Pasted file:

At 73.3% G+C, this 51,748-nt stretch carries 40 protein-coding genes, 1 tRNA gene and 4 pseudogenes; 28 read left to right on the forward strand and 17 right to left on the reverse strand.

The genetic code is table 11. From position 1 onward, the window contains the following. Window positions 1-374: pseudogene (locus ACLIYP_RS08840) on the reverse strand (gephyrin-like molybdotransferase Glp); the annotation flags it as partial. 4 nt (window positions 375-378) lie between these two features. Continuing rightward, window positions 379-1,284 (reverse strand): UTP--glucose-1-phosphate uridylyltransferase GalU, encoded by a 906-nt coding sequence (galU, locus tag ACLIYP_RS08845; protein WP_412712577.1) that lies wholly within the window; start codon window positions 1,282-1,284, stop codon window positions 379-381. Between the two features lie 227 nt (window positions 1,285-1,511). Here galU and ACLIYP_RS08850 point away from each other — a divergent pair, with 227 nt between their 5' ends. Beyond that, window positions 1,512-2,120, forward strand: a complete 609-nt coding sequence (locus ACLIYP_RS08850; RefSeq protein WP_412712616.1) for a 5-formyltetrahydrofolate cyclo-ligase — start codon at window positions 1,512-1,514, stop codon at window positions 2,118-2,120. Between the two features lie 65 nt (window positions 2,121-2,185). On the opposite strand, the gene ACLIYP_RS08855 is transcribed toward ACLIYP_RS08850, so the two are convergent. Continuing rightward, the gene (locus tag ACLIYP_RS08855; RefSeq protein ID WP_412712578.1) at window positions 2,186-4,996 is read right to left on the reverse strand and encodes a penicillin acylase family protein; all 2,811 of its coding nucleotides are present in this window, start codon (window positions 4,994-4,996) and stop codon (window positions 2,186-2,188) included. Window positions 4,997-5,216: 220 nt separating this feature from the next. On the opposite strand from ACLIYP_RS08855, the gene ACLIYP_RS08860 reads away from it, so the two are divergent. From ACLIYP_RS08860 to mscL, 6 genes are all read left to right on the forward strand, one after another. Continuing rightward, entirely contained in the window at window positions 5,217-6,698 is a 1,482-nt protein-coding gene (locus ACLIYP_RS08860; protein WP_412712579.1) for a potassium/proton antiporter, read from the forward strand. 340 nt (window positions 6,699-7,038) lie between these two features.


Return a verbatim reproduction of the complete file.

At 73.3% G+C, this 51,748-nt stretch carries 40 protein-coding genes, 1 tRNA gene and 4 pseudogenes; 28 read left to right on the forward strand and 17 right to left on the reverse strand.

The genetic code is table 11. From position 1 onward, the window contains the following. Window positions 1-374: pseudogene (locus ACLIYP_RS08840) on the reverse strand (gephyrin-like molybdotransferase Glp); the annotation flags it as partial. 4 nt (window positions 375-378) lie between these two features. Continuing rightward, window positions 379-1,284 (reverse strand): UTP--glucose-1-phosphate uridylyltransferase GalU, encoded by a 906-nt coding sequence (galU, locus tag ACLIYP_RS08845; protein WP_412712577.1) that lies wholly within the window; start codon window positions 1,282-1,284, stop codon window positions 379-381. Between the two features lie 227 nt (window positions 1,285-1,511). Here galU and ACLIYP_RS08850 point away from each other — a divergent pair, with 227 nt between their 5' ends. Beyond that, window positions 1,512-2,120, forward strand: a complete 609-nt coding sequence (locus ACLIYP_RS08850; RefSeq protein WP_412712616.1) for a 5-formyltetrahydrofolate cyclo-ligase — start codon at window positions 1,512-1,514, stop codon at window positions 2,118-2,120. Between the two features lie 65 nt (window positions 2,121-2,185). On the opposite strand, the gene ACLIYP_RS08855 is transcribed toward ACLIYP_RS08850, so the two are convergent. Continuing rightward, the gene (locus tag ACLIYP_RS08855; RefSeq protein ID WP_412712578.1) at window positions 2,186-4,996 is read right to left on the reverse strand and encodes a penicillin acylase family protein; all 2,811 of its coding nucleotides are present in this window, start codon (window positions 4,994-4,996) and stop codon (window positions 2,186-2,188) included. Window positions 4,997-5,216: 220 nt separating this feature from the next. On the opposite strand from ACLIYP_RS08855, the gene ACLIYP_RS08860 reads away from it, so the two are divergent. From ACLIYP_RS08860 to mscL, 6 genes are all read left to right on the forward strand, one after another. Continuing rightward, entirely contained in the window at window positions 5,217-6,698 is a 1,482-nt protein-coding gene (locus ACLIYP_RS08860; protein WP_412712579.1) for a potassium/proton antiporter, read from the forward strand. 340 nt (window positions 6,699-7,038) lie between these two features.